1983. Wilson v. Garcia, 471 U.S. 261, 266–67 (1985). In Kansas, that period is two years. See
Baker v. Board of Regents of State of Kan., 991 F.2d 628, 630–31 (10th Cir. 1993) (two-year
statute of limitations in K.S.A. 60–513 applies to civil rights actions brought pursuant to 42
U.S.C. § 1983). The court looks to state law for tolling rules, just as it does for the length of
statutes of limitations. Wallace v. Kato, 549 U.S. 384, 395, 127 S. Ct. 1091, 1098-99 (2007). A
prisoner’s civil rights complaint may be dismissed sua sponte as time-barred, typically after
giving the prisoner notice of the timeliness issue and an opportunity to provide the necessary
showing. See, e.g., Starr v. Kober, 642 Fed. App’x 914, 2016 WL 929724, at *4 (10th Cir.,
March 11, 2016). Plaintiff alleges a purported constitutional violation which occurred at the very
latest in 2011 – more than two years before he filed his complaint on February 23, 2017 – and
the complaint contains no allegations to establish a factual basis for tolling the statute. See
Aldrich v. McCulloch Properties, Inc., 627 F.2d 1036, 1041 n.4 (10th Cir. 1980) (holding that
when the dates given in the complaint make clear that the right sued upon has been extinguished,
plaintiff has the burden to establish a factual basis for tolling the statute).
The court further finds that the complaint is subject to dismissal because it fails to state
a claim upon which relief can be granted. For liability to attach under 42 U.S.C. § 1983, the
defendant must have acted “under color of state law”; this requirement is an essential element of
a Section 1983 claim. West v. Atkins, 487 U.S. 42, 48–49 (1988); Polk County v. Dodson, 454
U.S. 312, 315 (1981). A defendant acts “under color of state law” when he or she exercises
“power possessed by virtue of state law and made possible only because the wrongdoer is
clothed with the authority of state law.” Lugar v. Edmonsdson Oil Co., Inc., 457 U.S. 922, 929
(1982) (citations omitted); West, 487 U.S. at 49; Yanaki v. Iomed, Inc., 415 F.3d 1204, 1208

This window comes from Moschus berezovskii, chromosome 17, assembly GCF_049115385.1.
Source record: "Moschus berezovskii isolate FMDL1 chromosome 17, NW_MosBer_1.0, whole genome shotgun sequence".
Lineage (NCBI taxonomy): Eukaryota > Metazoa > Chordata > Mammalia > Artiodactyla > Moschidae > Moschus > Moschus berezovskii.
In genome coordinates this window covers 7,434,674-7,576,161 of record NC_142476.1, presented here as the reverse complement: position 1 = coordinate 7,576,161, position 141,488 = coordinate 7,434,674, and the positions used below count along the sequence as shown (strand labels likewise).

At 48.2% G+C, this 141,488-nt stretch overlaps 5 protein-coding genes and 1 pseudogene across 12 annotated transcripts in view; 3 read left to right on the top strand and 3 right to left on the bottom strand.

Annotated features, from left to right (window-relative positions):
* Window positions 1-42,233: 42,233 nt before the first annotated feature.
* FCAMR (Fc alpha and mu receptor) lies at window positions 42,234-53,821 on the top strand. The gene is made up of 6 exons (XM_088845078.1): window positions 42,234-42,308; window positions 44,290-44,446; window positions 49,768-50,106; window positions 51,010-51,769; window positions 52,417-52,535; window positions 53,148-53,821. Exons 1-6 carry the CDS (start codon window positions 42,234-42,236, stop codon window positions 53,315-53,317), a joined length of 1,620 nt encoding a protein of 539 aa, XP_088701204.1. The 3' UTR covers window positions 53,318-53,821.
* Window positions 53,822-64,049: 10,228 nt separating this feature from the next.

(10th Cir. 2005), cert. denied, 547 U.S. 1111 (2006). It is plaintiff’s burden to meet the
jurisdictional prerequisite that the defendants acted under color of state law. Hall v. Witteman,
569 F.Supp.2d 1208, 1220 (D. Kan.2008) (citing Dry v. City of Durant, 242 F.3d 388 (10th Cir.
2000), aff’d, 584 F.3d 859 (10th Cir. 2009). Plaintiff alleges no facts that the defendants acted
under color of state law, or conspired with state actors, or participated in any type of joint action
with the State. Accordingly, plaintiff has alleged no basis for suing defendants under 42 U.S.C.
§ 1983 and the complaint therefore states no claim upon which relief can be granted.
Finally, 18 U.S.C. § 2703(e) specifically provides that no cause of action can be brought
against a wire or electronic communication provider for disclosing information pursuant to a
court order, warrant, subpoena, or other authorization. Consequently, plaintiff’s complaint states
no claim upon which relief can be granted.
IT IS THEREFORE BY THE COURT ORDERED that plaintiff is given twenty-one
(21) days to show good cause in writing to the Honorable Sam A. Crow, United States Senior
District Judge, why plaintiff’s complaint should not be dismissed as time-barred and for failure
to state a claim upon which relief can be granted.
IT IS SO ORDERED.
Dated this 1st day of June, 2017, in Kansas City, Kansas.
s/ David J. Waxse_________________
David J. Waxse
U.S. Magistrate Judge